On the other hand we have DIRT 2 and HAWX, both of which show a 4% improvement even though our normalized GTX 570 is worse compared to a GTX 480 in every way except architectural advantages. Clearly these were some of the games NVIDIA had in mind when they were tweaking GF110.

Wolfenstein Power, Temperature, & Noise
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  • ilkhan - Tuesday, December 07, 2010 - link

    I love my HDMI connection. It falls out of my monitor about once a month and I have to flip the screen around to plug it back in. Thanks TV industry! Reply
  • Mr Perfect - Tuesday, December 07, 2010 - link

    It is somewhat disappointing. People with existing screens probably don't care, and the cheap TN screens still pimp the DVI interface, but all of the high end IPS panel displays include either HDMI, DP or both. Why wouldn't a high end video card have the matching outputs? Reply
  • EnzoFX - Tuesday, December 07, 2010 - link

    High-End gaming card is probably for serious gamers, which should probably go with TN as they are the best against input lag =P. Reply
  • Mr Perfect - Tuesday, December 07, 2010 - link

    Input lag depends on the screen's controller, you're thinking pixel response time. Yes, TN is certainly faster then IPS for that. I still wouldn't get a TN though, the IPS isn't far enough behind in response time to negate the picture quality improvement. Reply
  • MrSpadge - Tuesday, December 07, 2010 - link

    Agreed. The pixel response time of my eIPS is certainly good enough to be of absolutely no factor. The image quality, on the other hand, is worth every cent.

    MrS
    Reply
  • DanNeely - Tuesday, December 07, 2010 - link

    Due to the rarity of HDMI 1.4 devices (needed to go above 1920x1200) replacing a DVI port with an HDMI port would result in a loss of capability. This is aggravated by the fact that due to their stickerprice 30" monitors have a much longer lifetime than 1080p displays and owners who would get even more outraged as being told they had to replace their screens to use a new GPU. MiniDVI isn't an option either because it's singlelink and has the same 1920x1200 cap as HDMI 1.3.

    Unfortunately there isn't room for anything except a single miniHDMI/miniDP port to the side of 2 DVI's, installing it on the top half of a double height card like ATI has done cuts into the cards exhaust airflow and hurts cooling. With the 5xx series still limited to 2 outputs that's not a good tradeoff, and HDMI is much more ubiquitous.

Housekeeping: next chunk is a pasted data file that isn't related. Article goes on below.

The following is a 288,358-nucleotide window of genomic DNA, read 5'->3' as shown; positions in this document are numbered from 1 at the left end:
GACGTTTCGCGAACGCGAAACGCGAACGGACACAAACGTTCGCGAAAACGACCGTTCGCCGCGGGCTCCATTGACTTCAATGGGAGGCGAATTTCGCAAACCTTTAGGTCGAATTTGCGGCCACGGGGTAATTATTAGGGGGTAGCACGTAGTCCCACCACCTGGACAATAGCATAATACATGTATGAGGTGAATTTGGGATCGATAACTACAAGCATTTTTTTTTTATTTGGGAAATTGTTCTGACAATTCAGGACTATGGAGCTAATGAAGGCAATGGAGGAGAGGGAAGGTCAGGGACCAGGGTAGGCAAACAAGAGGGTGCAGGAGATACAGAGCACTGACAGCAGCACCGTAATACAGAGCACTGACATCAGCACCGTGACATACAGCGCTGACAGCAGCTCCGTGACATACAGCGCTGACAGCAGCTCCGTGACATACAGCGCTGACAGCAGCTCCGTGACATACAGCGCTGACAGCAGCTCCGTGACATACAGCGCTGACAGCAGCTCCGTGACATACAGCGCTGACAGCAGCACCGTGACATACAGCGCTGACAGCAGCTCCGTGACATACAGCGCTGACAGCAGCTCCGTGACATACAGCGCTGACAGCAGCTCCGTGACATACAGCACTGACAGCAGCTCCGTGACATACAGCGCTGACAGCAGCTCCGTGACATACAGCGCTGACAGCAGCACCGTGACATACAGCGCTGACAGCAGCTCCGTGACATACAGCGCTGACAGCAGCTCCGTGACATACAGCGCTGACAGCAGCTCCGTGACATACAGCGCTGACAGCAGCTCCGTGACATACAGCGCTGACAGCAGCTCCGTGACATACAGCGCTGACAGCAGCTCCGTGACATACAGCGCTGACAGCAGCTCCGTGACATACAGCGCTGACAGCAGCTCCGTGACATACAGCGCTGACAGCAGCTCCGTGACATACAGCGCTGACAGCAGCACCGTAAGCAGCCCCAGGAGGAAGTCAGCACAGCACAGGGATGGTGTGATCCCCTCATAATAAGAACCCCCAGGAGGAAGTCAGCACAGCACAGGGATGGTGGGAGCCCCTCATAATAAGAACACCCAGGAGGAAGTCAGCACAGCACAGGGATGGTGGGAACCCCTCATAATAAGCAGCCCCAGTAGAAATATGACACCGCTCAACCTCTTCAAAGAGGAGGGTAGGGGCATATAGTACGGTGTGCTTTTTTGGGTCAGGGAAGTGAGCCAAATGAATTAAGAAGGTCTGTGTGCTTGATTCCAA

The fiasco with DP-DVI adapters and the 5xxx series cards doesn't exactly make them an appealing option either to consumers.
    Reply
  • Mr Perfect - Wednesday, December 08, 2010 - link

    That makes good sense too, you certainty wouldn't want to drop an existing port to add DP. I guess it really comes down to that cooling vs port selection problem.

    I wonder why ATI stacked the DVI ports? Those are the largest ports out of the three and so block the most ventilation. If you could stack a mini-DP over the mini HDMI, it would be a pretty small penalty. It might even be possible to mount the mini ports on edge instead of horizontally to keep them all on one slot.
    Reply
  • BathroomFeeling - Tuesday, December 07, 2010 - link

    "...Whereas the GTX 580 took a two-tiered approach on raising the bar on GPU performance while simultaneously reducing power consumption, the GeForce GTX 470 takes a much more single-tracked approach. It is for all intents and purposes the new GTX 480, offering gaming performance..." Reply
  • Lonyo - Tuesday, December 07, 2010 - link

    Any comments on how many will be available? In the UK sites are expecting cards on the 9th~11th December, so not a hard launch there.
    Newegg seems to only have limited stock.

    Not to mention an almost complete lack of UK availability of GTX580s, and minimal models and quantities on offer from US sites (Newegg).
    Reply
  • Kef71 - Tuesday, December 07, 2010 - link

    Or maybe they are a nvidia "feature" only? Reply